The human body is a complex machine, and ensuring that it runs optimally is no easy task. Most of us can recite the basics of good self-care—drink lots of water, eat right, get enough sleep—but there are areas we all tend to neglect (or at least not think about as much). Ironically, these areas tend to get the most daily use, like your eyes, ears and nose. These sense organs are delicate yet resilient, and a good dose of preventative medicine can go a long way toward keeping them disease-free for as long as possible.
“Ninety percent of the pathology of the body happens above the clavicle,” says Dr. Nissim Khabie, an ear, nose and throat (ENT) doctor at ENT SpecialtyCare in Maple Grove. Many common issues, from sleep apnea and acid reflux to sinusitis and thyroid problems, start in or have an effect on the head and neck. While a deviated septum or enlarged tonsils are fixable with surgery, for the vast majority of patients, simple lifestyle changes are the best way to prevent a visit to an ENT.
“Smoking and drinking are huge,” Khabie says. “For tongue and throat cancer, of course, but kids of parents who smoke are at a much higher risk of asthma, sinus diseases and even ear infections.”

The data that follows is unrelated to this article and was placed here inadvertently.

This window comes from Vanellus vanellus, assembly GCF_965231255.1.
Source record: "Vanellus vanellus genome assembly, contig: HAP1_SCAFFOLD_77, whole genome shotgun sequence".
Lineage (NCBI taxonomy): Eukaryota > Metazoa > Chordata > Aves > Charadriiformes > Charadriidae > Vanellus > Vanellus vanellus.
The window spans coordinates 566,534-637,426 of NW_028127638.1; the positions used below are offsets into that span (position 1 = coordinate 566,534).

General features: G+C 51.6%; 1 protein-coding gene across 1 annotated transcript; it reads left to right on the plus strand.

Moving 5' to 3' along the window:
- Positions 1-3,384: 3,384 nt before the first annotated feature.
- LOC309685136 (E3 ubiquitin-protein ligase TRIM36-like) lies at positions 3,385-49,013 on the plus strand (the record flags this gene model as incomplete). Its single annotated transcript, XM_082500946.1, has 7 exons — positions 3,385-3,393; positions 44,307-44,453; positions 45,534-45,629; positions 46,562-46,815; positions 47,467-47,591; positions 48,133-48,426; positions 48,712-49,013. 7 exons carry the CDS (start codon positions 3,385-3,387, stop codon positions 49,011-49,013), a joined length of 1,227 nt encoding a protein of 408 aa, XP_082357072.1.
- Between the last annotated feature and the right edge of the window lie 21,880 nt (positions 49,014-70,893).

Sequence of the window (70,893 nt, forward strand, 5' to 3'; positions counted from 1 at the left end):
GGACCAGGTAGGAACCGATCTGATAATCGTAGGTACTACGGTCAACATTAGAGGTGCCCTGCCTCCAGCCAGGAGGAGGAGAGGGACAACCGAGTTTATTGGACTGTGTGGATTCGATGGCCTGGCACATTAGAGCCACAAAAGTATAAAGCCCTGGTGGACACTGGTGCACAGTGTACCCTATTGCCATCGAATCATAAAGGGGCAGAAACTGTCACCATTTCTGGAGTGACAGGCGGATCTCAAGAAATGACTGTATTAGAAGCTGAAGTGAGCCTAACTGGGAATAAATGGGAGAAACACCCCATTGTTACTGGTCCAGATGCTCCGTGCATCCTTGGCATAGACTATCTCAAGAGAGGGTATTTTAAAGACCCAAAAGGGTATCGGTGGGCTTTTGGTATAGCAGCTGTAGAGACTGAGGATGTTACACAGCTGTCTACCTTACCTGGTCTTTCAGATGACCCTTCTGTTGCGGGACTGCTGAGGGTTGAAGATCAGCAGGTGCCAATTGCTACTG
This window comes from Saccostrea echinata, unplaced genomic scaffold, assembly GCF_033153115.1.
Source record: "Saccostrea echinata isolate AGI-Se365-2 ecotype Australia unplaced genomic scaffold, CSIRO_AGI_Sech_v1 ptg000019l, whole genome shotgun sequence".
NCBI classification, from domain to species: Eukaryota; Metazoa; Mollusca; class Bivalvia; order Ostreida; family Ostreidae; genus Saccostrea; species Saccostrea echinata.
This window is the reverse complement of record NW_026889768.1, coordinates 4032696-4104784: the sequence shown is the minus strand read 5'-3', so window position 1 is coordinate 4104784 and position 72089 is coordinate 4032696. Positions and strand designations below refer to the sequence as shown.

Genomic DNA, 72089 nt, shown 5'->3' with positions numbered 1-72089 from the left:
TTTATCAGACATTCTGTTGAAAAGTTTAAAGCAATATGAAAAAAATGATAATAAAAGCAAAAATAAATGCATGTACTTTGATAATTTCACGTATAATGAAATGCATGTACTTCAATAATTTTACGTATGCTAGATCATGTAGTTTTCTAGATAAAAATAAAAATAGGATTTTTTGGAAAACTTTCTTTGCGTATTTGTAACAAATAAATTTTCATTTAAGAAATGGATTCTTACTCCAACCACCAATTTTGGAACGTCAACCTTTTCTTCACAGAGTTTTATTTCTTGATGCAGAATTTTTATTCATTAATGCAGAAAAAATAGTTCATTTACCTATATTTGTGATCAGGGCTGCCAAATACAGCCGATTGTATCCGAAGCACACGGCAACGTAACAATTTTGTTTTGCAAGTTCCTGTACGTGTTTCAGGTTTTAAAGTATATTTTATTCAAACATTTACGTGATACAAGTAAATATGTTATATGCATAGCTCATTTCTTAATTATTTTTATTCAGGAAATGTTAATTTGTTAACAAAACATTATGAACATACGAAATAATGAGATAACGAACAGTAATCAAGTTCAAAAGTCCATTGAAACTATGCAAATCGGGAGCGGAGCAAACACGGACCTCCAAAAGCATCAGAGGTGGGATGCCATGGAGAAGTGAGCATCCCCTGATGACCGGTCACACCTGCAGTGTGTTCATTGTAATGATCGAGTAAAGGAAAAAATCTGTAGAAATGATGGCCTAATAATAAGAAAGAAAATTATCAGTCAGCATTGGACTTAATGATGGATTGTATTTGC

Maintaining a healthy weight, exercising, eating well and quitting smoking are all ways to reduce your chances of developing many life-threatening diseases, but one of the lesser-known causes of cancers of the head and neck is HPV, the most common sexually-transmitted infection. It’s common knowledge certain strains of the virus cause cervical cancer, but they can also contribute to tongue, throat and mouth cancer.
“Get vaccinated,” says Khabie, referring to Gardasil, the vaccine that protects against the scariest strains of HPV. He also stresses getting checked by a physician if you exhibit certain symptoms like repeated bouts of laryngitis, a sore throat that lasts longer than a few weeks or unusual lumps or bumps on your neck.
“A lot of this stuff is curable if it’s caught early,” he says.
Early intervention is also important for the health of your ears. Though hearing loss is a natural part of the aging process, daily exposure to loud noises can cause permanent damage that significantly accelerates this natural decline.